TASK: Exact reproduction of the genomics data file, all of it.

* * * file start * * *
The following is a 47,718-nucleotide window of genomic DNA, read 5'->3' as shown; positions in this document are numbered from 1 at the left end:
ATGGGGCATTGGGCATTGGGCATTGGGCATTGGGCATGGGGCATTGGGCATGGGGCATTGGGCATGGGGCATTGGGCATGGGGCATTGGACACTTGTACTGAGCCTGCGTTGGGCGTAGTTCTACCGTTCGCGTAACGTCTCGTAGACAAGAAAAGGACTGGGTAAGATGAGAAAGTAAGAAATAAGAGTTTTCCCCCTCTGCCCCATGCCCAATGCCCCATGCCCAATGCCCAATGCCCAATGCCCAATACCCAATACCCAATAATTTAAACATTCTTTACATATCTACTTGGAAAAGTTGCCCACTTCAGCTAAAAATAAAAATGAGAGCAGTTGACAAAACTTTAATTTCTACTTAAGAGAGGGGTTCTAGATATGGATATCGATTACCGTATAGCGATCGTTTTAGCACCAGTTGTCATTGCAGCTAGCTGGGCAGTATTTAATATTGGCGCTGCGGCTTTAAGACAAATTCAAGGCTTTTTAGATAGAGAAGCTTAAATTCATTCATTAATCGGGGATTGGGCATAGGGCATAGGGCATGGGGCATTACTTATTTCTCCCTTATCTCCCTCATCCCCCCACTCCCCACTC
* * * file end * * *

The following is a 47,718-nucleotide window of genomic DNA, read 5'->3' as shown; positions in this document are numbered from 1 at the left end:
ATGGGGCATTGGGCATTGGGCATTGGGCATTGGGCATGGGGCATTGGGCATGGGGCATTGGGCATGGGGCATTGGGCATGGGGCATTGGACACTTGTACTGAGCCTGCGTTGGGCGTAGTTCTACCGTTCGCGTAACGTCTCGTAGACAAGAAAAGGACTGGGTAAGATGAGAAAGTAAGAAATAAGAGTTTTCCCCCTCTGCCCCATGCCCAATGCCCCATGCCCAATGCCCAATGCCCAATGCCCAATACCCAATACCCAATAATTTAAACATTCTTTACATATCTACTTGGAAAAGTTGCCCACTTCAGCTAAAAATAAAAATGAGAGCAGTTGACAAAACTTTAATTTCTACTTAAGAGAGGGGTTCTAGATATGGATATCGATTACCGTATAGCGATCGTTTTAGCACCAGTTGTCATTGCAGCTAGCTGGGCAGTATTTAATATTGGCGCTGCGGCTTTAAGACAAATTCAAGGCTTTTTAGATAGAGAAGCTTAAATTCATTCATTAATCGGGGATTGGGCATAGGGCATAGGGCATGGGGCATTACTTATTTCTCCCTTATCTCCCTCATCCCCCCACTCCCCACTC